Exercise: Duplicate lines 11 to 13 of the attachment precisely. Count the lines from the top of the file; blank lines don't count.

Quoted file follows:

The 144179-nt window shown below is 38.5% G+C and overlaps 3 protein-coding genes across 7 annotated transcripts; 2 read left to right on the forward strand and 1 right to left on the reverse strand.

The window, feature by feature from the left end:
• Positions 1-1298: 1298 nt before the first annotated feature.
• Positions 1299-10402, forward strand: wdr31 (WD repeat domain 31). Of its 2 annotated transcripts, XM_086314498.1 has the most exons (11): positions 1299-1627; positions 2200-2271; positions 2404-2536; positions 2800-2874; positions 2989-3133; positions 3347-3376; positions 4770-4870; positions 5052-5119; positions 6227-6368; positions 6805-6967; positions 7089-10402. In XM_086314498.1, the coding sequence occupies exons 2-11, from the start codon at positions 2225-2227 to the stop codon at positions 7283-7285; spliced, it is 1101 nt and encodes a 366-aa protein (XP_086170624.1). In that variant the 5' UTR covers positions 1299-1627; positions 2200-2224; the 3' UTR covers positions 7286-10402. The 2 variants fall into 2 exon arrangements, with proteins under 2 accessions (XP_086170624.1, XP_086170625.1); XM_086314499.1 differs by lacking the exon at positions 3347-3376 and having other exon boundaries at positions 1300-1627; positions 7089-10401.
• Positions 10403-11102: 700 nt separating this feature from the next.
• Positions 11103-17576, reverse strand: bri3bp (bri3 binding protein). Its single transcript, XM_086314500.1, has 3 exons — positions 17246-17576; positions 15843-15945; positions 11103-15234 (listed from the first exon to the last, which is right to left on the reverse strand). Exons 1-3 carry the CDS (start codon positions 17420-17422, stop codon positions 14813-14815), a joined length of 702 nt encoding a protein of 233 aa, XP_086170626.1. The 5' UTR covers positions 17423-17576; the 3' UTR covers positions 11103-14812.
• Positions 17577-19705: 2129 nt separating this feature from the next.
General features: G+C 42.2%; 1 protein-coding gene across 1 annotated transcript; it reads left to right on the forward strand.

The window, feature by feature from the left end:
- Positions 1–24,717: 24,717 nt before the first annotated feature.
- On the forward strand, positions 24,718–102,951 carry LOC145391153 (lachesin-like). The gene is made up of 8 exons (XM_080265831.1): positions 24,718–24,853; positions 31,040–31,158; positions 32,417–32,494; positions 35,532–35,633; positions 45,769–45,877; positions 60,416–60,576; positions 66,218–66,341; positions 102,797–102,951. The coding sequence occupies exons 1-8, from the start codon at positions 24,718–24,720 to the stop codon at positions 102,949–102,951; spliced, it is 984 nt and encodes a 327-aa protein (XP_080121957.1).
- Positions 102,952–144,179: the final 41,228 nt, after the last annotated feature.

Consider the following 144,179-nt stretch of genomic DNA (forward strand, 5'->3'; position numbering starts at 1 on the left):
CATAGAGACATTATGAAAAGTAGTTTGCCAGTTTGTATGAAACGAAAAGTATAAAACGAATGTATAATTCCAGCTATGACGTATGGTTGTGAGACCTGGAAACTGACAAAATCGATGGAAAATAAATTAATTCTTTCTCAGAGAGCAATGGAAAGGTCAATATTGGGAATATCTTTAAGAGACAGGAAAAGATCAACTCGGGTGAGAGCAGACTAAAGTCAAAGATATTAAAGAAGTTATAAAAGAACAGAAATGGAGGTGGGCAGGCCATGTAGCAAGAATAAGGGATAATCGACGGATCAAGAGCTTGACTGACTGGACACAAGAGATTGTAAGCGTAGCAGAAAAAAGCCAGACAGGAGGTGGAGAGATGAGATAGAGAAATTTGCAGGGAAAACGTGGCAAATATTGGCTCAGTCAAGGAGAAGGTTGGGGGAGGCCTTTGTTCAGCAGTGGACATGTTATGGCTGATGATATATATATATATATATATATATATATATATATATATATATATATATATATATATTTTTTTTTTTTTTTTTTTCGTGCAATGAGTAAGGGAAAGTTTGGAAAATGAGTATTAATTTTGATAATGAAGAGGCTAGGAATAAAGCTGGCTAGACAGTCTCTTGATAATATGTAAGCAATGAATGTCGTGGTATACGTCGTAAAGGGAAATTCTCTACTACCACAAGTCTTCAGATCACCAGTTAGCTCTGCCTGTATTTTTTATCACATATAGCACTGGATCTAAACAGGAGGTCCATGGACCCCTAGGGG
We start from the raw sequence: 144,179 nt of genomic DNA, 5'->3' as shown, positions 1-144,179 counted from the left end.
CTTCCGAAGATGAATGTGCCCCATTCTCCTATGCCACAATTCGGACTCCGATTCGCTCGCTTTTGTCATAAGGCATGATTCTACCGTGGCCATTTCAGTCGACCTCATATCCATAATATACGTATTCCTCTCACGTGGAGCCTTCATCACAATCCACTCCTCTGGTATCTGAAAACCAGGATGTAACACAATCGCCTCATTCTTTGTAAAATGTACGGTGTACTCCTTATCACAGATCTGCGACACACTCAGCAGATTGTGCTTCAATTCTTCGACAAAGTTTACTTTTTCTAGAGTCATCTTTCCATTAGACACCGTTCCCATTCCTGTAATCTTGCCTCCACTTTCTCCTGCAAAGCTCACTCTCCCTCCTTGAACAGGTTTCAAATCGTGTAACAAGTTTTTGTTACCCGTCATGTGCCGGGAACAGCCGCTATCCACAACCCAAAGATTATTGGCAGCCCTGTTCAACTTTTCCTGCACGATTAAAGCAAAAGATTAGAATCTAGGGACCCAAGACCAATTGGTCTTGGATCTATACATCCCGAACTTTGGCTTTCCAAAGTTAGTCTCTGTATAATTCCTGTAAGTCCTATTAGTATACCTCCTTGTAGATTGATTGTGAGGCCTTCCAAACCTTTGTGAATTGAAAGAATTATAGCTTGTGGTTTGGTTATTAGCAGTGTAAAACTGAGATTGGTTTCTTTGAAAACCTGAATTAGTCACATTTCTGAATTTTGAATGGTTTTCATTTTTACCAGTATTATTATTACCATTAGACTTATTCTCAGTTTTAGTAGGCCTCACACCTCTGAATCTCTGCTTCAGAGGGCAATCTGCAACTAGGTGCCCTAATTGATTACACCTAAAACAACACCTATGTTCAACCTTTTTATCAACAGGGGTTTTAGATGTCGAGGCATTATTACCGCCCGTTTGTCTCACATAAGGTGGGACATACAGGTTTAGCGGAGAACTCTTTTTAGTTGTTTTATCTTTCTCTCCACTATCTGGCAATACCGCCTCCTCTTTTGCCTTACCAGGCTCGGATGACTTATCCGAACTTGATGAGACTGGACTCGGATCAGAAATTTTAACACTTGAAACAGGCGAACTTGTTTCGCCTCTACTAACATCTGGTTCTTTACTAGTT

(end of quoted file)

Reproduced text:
- On the forward strand, positions 24,718–102,951 carry LOC145391153 (lachesin-like). The gene is made up of 8 exons (XM_080265831.1): positions 24,718–24,853; positions 31,040–31,158; positions 32,417–32,494; positions 35,532–35,633; positions 45,769–45,877; positions 60,416–60,576; positions 66,218–66,341; positions 102,797–102,951. The coding sequence occupies exons 1-8, from the start codon at positions 24,718–24,720 to the stop codon at positions 102,949–102,951; spliced, it is 984 nt and encodes a 327-aa protein (XP_080121957.1).
- Positions 102,952–144,179: the final 41,228 nt, after the last annotated feature.

Consider the following 144,179-nt stretch of genomic DNA (forward strand, 5'->3'; position numbering starts at 1 on the left):